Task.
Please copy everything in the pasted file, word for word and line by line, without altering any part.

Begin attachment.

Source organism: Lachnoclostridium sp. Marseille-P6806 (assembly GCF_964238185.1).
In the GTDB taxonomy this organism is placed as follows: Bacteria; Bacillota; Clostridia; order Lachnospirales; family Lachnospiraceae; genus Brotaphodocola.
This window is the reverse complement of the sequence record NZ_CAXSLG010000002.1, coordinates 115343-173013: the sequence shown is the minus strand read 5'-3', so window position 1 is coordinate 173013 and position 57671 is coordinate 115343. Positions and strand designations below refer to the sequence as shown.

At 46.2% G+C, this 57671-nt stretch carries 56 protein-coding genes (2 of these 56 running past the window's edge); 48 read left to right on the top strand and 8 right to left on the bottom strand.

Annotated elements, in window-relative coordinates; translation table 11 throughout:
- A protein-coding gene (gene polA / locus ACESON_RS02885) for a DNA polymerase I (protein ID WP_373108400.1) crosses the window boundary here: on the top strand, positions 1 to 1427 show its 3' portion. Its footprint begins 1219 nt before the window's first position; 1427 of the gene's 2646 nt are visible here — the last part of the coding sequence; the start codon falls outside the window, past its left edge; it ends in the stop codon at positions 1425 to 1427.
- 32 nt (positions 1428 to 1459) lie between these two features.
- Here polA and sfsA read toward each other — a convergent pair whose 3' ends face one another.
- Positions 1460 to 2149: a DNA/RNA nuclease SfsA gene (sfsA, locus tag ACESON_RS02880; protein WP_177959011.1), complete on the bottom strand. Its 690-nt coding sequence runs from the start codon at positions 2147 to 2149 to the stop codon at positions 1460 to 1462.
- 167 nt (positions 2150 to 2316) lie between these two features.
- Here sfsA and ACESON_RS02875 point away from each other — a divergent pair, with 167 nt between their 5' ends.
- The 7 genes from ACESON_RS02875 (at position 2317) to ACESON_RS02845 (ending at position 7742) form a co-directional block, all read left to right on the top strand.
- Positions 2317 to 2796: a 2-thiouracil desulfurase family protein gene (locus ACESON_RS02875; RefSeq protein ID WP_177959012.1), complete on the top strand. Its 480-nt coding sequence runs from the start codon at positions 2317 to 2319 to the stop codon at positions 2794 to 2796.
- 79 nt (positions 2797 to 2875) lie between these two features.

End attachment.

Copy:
Source organism: Lachnoclostridium sp. Marseille-P6806 (assembly GCF_964238185.1).
In the GTDB taxonomy this organism is placed as follows: Bacteria; Bacillota; Clostridia; order Lachnospirales; family Lachnospiraceae; genus Brotaphodocola.
This window is the reverse complement of the sequence record NZ_CAXSLG010000002.1, coordinates 115343-173013: the sequence shown is the minus strand read 5'-3', so window position 1 is coordinate 173013 and position 57671 is coordinate 115343. Positions and strand designations below refer to the sequence as shown.

At 46.2% G+C, this 57671-nt stretch carries 56 protein-coding genes (2 of these 56 running past the window's edge); 48 read left to right on the top strand and 8 right to left on the bottom strand.

Annotated elements, in window-relative coordinates; translation table 11 throughout:
- A protein-coding gene (gene polA / locus ACESON_RS02885) for a DNA polymerase I (protein ID WP_373108400.1) crosses the window boundary here: on the top strand, positions 1 to 1427 show its 3' portion. Its footprint begins 1219 nt before the window's first position; 1427 of the gene's 2646 nt are visible here — the last part of the coding sequence; the start codon falls outside the window, past its left edge; it ends in the stop codon at positions 1425 to 1427.
- 32 nt (positions 1428 to 1459) lie between these two features.
- Here polA and sfsA read toward each other — a convergent pair whose 3' ends face one another.
- Positions 1460 to 2149: a DNA/RNA nuclease SfsA gene (sfsA, locus tag ACESON_RS02880; protein WP_177959011.1), complete on the bottom strand. Its 690-nt coding sequence runs from the start codon at positions 2147 to 2149 to the stop codon at positions 1460 to 1462.
- 167 nt (positions 2150 to 2316) lie between these two features.
- Here sfsA and ACESON_RS02875 point away from each other — a divergent pair, with 167 nt between their 5' ends.
- The 7 genes from ACESON_RS02875 (at position 2317) to ACESON_RS02845 (ending at position 7742) form a co-directional block, all read left to right on the top strand.
- Positions 2317 to 2796: a 2-thiouracil desulfurase family protein gene (locus ACESON_RS02875; RefSeq protein ID WP_177959012.1), complete on the top strand. Its 480-nt coding sequence runs from the start codon at positions 2317 to 2319 to the stop codon at positions 2794 to 2796.
- 79 nt (positions 2797 to 2875) lie between these two features.